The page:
HOW DOES AMILLENNIALISM SQUARE WITH SCRIPTURE?

In a word, it doesn’t. Because of its symbolic approach to interpreting Scripture, amillennialists fail to see the promises that God made to Abraham and David as literal and unconditional. Instead they predicate the keeping of these covenants upon Israel’s faithfulness rather than upon God’s own inviolable will and character. They disregard the weight of the word “forever” as stated many times by God but erroneously conclude that these promises were temporary to the nation and ultimately transferred to the Church. They falsely conclude that God has permanently cast away Israel even though Rom. 11:1 clearly affirms to the contrary when the Apostle Paul, himself a Jew loudly proclaims with divine authority: “I say then, hath God cast away His people? God forbid!”.

Amillennialism also fails to see the distinction between the Church and Israel as implied and directly indicated in both the OT and NT. The Apostle Paul’s reference to “the Jew, the Gentile and the Church of God” (1 Cor. 10:32) is prima facie evidence of this truth. The fact that the Church is referred to as a “new man” (Eph. 2:15) and not as some erroneously conclude, the “Israel of God” further substantiates a distinction as does the description of the city four square in Rev. 21 whose gates are named after the tribes of Israel and foundations after the twelve apostles–a powerful proof that God makes a distinction between the two and will throughout eternity! Consequently, amillennialism leads to inconsistency in the understanding and the application of the Word of God and forfeits a deep appreciation of how God will yet restore the wayward nation through His own wisdom and power (Rom. 11:33). It can lend itself to an anti-Semitic attitude among those who do feel that Israel has deserved rejection by God.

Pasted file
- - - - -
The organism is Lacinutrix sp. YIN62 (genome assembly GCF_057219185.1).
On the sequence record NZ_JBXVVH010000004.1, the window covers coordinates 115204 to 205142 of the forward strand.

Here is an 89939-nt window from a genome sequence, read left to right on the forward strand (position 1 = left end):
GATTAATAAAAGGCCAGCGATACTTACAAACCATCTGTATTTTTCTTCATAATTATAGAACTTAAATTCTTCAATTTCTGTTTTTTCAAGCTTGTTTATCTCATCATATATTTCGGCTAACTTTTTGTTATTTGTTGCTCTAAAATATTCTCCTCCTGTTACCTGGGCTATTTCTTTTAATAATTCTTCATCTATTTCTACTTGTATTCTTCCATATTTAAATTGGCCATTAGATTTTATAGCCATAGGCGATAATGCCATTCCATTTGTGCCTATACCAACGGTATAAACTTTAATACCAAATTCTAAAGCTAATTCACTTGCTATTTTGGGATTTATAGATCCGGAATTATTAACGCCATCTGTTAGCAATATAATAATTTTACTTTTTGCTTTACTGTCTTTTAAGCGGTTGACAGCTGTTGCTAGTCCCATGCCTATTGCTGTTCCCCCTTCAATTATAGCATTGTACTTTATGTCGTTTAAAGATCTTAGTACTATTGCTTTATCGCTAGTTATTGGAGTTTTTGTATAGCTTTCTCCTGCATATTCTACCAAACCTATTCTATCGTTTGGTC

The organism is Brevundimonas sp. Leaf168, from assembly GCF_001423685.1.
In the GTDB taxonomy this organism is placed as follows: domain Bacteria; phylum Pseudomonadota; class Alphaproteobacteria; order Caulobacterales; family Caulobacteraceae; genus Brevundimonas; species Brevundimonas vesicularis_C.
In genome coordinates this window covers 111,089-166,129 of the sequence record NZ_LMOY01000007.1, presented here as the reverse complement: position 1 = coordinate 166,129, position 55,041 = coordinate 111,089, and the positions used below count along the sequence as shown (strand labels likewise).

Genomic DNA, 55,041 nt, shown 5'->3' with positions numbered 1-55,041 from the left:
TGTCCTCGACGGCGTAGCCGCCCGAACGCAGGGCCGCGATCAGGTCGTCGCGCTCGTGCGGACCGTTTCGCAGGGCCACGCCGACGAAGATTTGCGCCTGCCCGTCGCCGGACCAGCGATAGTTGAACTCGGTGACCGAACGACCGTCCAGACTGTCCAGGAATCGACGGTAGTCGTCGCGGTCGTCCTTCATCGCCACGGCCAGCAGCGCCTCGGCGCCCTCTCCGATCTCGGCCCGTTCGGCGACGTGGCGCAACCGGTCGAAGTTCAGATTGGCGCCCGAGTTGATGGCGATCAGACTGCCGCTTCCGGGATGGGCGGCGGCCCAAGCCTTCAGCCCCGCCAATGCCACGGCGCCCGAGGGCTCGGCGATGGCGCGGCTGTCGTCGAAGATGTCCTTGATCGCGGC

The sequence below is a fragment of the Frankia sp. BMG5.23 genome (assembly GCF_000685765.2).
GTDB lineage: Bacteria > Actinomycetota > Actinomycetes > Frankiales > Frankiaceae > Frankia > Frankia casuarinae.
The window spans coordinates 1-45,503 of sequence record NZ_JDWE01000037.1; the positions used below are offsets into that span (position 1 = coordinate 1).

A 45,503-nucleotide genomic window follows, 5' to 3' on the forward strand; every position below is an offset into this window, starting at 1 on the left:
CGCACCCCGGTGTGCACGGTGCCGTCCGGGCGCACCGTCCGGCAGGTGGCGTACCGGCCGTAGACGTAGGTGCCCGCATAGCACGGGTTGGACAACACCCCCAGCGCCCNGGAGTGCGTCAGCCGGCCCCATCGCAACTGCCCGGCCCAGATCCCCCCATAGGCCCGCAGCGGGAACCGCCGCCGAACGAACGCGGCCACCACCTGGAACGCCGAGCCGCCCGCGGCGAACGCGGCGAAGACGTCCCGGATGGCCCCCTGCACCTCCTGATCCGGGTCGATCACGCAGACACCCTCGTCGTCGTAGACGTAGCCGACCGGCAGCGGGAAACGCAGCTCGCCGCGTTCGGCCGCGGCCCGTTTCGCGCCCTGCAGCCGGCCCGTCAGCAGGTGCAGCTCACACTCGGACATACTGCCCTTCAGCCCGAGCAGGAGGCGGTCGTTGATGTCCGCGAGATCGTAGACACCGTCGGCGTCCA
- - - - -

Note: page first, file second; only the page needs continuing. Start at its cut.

CONCLUSION

There are many more important aspects of Amillennialism teaching that could be considered. But suffice it to say, God indeed has a plan and a program for the nation of Israel which He will bring about in the course of time, though it will involve a time of great sorrow and tribulation (Jer. 30:7). He also has a separate plan and program for the Church as He calls many people out of the world (Acts15:13). Understanding God’s work in the world today toward Israel and through the Church underscores again the significance of the words of 2 Tim. 2:15: “Study to show thyself approved unto God, a workman that needeth not to be ashamed, rightly dividing the word of truth.”

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The Great Divide: Covenant Theology and Dispensationalism

For the typical believer and especially those younger in the faith, the terms Covenant theology and Dispensationalism can be very confusing. Even older saints find it difficult to get a handle on these two main approaches to biblical interpretation. Combined with other theological terms such as premillennialism, amillennialism, preterism, Christian reconstructionism and progressive dispensationalism, the average believer in any congregation can be easily intimidated by the polysyllabic terminology. However, the serious student of the Word will want to investigate these concepts in the light of Scripture in order to obtain a clearer understanding of the differences between them. Because of the continuing interest in Covenant theology, it is important to understand what it is and how it contrasts with the dispensationalism.